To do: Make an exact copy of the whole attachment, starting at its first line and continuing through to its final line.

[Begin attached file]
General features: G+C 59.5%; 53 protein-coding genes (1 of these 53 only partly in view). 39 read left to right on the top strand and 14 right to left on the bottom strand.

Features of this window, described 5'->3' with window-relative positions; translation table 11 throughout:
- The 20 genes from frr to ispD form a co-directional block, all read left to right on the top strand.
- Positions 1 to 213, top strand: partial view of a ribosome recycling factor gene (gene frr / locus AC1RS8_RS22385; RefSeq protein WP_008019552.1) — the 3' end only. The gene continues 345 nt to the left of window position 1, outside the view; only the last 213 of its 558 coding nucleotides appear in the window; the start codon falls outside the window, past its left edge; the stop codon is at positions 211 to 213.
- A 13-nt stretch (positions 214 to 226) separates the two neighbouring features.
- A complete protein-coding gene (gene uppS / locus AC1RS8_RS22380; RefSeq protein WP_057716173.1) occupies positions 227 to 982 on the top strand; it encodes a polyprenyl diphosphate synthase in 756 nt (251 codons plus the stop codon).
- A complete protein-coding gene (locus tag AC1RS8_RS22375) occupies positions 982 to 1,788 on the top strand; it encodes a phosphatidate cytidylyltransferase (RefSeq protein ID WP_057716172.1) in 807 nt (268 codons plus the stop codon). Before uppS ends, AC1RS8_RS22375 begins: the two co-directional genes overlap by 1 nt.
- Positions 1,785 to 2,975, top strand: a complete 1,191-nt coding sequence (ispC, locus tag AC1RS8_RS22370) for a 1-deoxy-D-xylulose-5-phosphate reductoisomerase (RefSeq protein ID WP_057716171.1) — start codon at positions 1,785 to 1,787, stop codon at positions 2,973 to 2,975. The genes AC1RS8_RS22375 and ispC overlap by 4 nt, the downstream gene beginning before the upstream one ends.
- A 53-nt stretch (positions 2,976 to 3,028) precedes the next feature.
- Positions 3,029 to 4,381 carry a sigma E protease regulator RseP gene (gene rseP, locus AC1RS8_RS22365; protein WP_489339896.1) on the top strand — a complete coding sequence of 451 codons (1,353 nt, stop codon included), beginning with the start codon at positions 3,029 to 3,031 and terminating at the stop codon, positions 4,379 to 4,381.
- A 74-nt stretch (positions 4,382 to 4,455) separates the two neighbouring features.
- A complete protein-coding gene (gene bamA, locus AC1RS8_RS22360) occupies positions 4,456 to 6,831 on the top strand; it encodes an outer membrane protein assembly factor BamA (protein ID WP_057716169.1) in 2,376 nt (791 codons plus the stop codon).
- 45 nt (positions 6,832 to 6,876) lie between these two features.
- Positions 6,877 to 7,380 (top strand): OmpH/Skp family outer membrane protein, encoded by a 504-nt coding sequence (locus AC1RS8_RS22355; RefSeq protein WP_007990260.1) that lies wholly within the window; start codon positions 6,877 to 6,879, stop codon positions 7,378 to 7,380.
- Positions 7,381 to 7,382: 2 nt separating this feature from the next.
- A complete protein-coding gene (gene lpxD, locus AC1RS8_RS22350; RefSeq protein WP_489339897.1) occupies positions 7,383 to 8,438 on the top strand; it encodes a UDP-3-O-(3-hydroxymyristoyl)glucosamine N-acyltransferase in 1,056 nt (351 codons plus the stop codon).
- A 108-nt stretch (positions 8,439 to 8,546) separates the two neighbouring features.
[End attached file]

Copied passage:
General features: G+C 59.5%; 53 protein-coding genes (1 of these 53 only partly in view). 39 read left to right on the top strand and 14 right to left on the bottom strand.

Features of this window, described 5'->3' with window-relative positions; translation table 11 throughout:
- The 20 genes from frr to ispD form a co-directional block, all read left to right on the top strand.
- Positions 1 to 213, top strand: partial view of a ribosome recycling factor gene (gene frr / locus AC1RS8_RS22385; RefSeq protein WP_008019552.1) — the 3' end only. The gene continues 345 nt to the left of window position 1, outside the view; only the last 213 of its 558 coding nucleotides appear in the window; the start codon falls outside the window, past its left edge; the stop codon is at positions 211 to 213.
- A 13-nt stretch (positions 214 to 226) separates the two neighbouring features.
- A complete protein-coding gene (gene uppS / locus AC1RS8_RS22380; RefSeq protein WP_057716173.1) occupies positions 227 to 982 on the top strand; it encodes a polyprenyl diphosphate synthase in 756 nt (251 codons plus the stop codon).
- A complete protein-coding gene (locus tag AC1RS8_RS22375) occupies positions 982 to 1,788 on the top strand; it encodes a phosphatidate cytidylyltransferase (RefSeq protein ID WP_057716172.1) in 807 nt (268 codons plus the stop codon). Before uppS ends, AC1RS8_RS22375 begins: the two co-directional genes overlap by 1 nt.
- Positions 1,785 to 2,975, top strand: a complete 1,191-nt coding sequence (ispC, locus tag AC1RS8_RS22370) for a 1-deoxy-D-xylulose-5-phosphate reductoisomerase (RefSeq protein ID WP_057716171.1) — start codon at positions 1,785 to 1,787, stop codon at positions 2,973 to 2,975. The genes AC1RS8_RS22375 and ispC overlap by 4 nt, the downstream gene beginning before the upstream one ends.
- A 53-nt stretch (positions 2,976 to 3,028) precedes the next feature.
- Positions 3,029 to 4,381 carry a sigma E protease regulator RseP gene (gene rseP, locus AC1RS8_RS22365; protein WP_489339896.1) on the top strand — a complete coding sequence of 451 codons (1,353 nt, stop codon included), beginning with the start codon at positions 3,029 to 3,031 and terminating at the stop codon, positions 4,379 to 4,381.
- A 74-nt stretch (positions 4,382 to 4,455) separates the two neighbouring features.
- A complete protein-coding gene (gene bamA, locus AC1RS8_RS22360) occupies positions 4,456 to 6,831 on the top strand; it encodes an outer membrane protein assembly factor BamA (protein ID WP_057716169.1) in 2,376 nt (791 codons plus the stop codon).
- 45 nt (positions 6,832 to 6,876) lie between these two features.
- Positions 6,877 to 7,380 (top strand): OmpH/Skp family outer membrane protein, encoded by a 504-nt coding sequence (locus AC1RS8_RS22355; RefSeq protein WP_007990260.1) that lies wholly within the window; start codon positions 6,877 to 6,879, stop codon positions 7,378 to 7,380.
- Positions 7,381 to 7,382: 2 nt separating this feature from the next.
- A complete protein-coding gene (gene lpxD, locus AC1RS8_RS22350; RefSeq protein WP_489339897.1) occupies positions 7,383 to 8,438 on the top strand; it encodes a UDP-3-O-(3-hydroxymyristoyl)glucosamine N-acyltransferase in 1,056 nt (351 codons plus the stop codon).
- A 108-nt stretch (positions 8,439 to 8,546) separates the two neighbouring features.